The steady drip of melting snow, and bobcat sign, are everywhere. I'm concerned about the latter.  Just above the falls is a fawn birthing area. Some of the deer have wintered over and others will return soon to give birth.
Even in this steep, shady box canyon, the south facing upper walls are bereft of snow, and the lower walls are warming fast.    
No, Andy Goldsworthy has not been running around the Sangre de Cristo Mountains.  This snow spiral was created by gravity alone.  These natural sculptures occur when snow falls off a tree on a slope and rolls down, picking up more snow as it goes.  This one is old and its edges have been softened by the freeze/thaw cycle.  When new, snow spirals are often perfectly symmetrical geometric forms.   They surface in my dreams and my paintings.   

Sand Skiing

I found a couple of photos from that sand skiing expedition that I mentioned in the last post (March 15).  Alamosa, Colorado, 1987.   

Monday, March 15, 2010

Diebenkorn in New Mexico

This morning there was a crash or an avalanche or something on the ski basin road. I hope no one was hurt. I and hundreds of Texans in SUVs were turned back. I've been contemplating the carbon footprint we leave behind when we drive out into the wilderness to recreate. Seeing all of those SUVs roaring back down the mountain really drove it home, so to speak.

Last week, I saw a guy riding up the ski basin road on a mountain bike with skis strapped to his back. He put me to shame. I haven't ridden a bike with skis strapped to my back since I was in college. A bunch of us skied the sand dunes of Alamosa, Colorado, in the summer, under a full moon. We drove to Alamosa in a VW bus and marooned our bikes in the sand when we figured out that walking would get us to the base of the dunes faster.  I haven't been riding since I crashed my bike (and my face) last summer. I resolve to look into those new bamboo bikes. Stronger than steel, and only a tiny carbon thumbprint results from their making.

Meanwhile, back in the studio, I've been struggling a bit this week. I finished two rather large paintings last week, so I can't complain.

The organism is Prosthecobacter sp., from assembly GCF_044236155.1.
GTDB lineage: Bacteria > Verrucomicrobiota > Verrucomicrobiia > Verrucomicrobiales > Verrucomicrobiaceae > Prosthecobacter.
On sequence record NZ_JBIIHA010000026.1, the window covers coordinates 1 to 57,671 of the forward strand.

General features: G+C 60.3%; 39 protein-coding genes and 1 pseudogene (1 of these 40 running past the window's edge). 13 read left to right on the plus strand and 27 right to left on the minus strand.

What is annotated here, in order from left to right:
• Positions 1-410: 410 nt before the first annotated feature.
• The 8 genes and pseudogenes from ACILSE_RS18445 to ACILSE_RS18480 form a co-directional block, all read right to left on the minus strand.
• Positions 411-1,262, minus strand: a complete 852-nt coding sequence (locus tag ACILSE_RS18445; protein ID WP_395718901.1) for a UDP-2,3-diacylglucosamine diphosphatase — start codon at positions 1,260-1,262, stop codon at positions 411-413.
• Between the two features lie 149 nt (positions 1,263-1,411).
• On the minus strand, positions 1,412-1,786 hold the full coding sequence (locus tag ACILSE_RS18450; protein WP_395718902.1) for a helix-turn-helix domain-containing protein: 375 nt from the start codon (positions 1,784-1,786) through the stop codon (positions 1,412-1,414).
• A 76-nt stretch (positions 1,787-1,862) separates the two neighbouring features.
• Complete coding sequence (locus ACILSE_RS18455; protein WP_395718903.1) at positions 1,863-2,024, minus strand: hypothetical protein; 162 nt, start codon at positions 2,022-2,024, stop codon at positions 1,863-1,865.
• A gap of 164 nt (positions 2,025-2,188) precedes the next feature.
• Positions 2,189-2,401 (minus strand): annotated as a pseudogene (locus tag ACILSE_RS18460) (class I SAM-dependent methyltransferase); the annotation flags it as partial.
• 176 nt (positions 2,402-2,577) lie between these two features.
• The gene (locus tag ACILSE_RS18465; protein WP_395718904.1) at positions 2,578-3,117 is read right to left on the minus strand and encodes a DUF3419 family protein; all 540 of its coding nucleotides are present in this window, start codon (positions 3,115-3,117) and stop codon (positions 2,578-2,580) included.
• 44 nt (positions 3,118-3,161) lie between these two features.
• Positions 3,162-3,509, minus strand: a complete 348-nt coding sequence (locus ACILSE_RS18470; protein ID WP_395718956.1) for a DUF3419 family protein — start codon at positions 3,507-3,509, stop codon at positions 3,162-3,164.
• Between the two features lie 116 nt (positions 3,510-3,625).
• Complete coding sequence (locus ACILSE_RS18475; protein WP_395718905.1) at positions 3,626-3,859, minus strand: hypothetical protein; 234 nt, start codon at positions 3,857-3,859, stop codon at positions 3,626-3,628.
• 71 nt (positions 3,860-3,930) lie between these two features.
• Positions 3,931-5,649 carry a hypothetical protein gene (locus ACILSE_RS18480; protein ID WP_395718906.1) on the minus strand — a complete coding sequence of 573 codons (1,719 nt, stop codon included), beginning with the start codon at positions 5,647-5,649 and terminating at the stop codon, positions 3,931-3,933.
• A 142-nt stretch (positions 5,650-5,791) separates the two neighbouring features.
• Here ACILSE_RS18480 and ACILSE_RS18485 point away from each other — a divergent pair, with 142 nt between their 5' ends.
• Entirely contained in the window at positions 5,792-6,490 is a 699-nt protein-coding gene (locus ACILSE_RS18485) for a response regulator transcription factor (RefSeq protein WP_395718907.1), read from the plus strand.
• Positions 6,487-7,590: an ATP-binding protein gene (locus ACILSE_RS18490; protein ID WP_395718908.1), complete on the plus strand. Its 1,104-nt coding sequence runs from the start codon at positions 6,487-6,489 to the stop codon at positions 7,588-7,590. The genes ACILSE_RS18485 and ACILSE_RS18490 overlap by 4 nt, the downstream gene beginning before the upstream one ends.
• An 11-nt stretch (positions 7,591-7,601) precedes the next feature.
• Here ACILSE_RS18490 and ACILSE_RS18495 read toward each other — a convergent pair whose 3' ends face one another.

This one is called The River Is Moving, The Raven Must Be Flying (oil on canvas, 36 x 48 inches).  It's one of the more obvious examples of how I process what I experience in the mountains onto the canvas.  Followers of the blog may recall these two photos I shot last fall while on a run in the Sangre de Cristo Mountains. 

The ravens (actually two shots of the same raven) came back while I was in the studio a couple of weeks ago and demanded that the painting be reworked around them.

For months now, I have been pouring over the images in Richard Diebenkorn in New Mexico. What a gorgeous book. Diebenkorn received his masters degree at UNM. This book features dozens of plates of paintings from that period. The work is raw, primitive, vital, and confident. I like the paintings better than his later, much more geometric and controlled work. The New Mexico landscape is evident in the early paintings. They read like a birds-eye view of the canyons, draws, spires, arroyos, valleys, and mountains of NM, filtered through a dream, or accessed directly through a visual unconscious.

These last couple of months, while under the spell of the Diebenkorn book, I've been out in the mountains on my backcountry skis a lot. It's an El Niño year, which always means great snow for northern NM. While I was struggling in the studio this week, I was struggling with my new skis on the descents. Trying too hard. Measuring my progress or lack thereof. Getting frustrated. Finally, the other day, I began to relax and ride the mountain, feel its contours beneath my feet, feel my feet beneath me in my boots, laugh at myself.  When I went back into the studio, the same thing happened with the paintbrush. I was back in a groove, mapping the land that I'd been experiencing on my skis; painting, not thinking.  There's nothing like a little laughing yoga.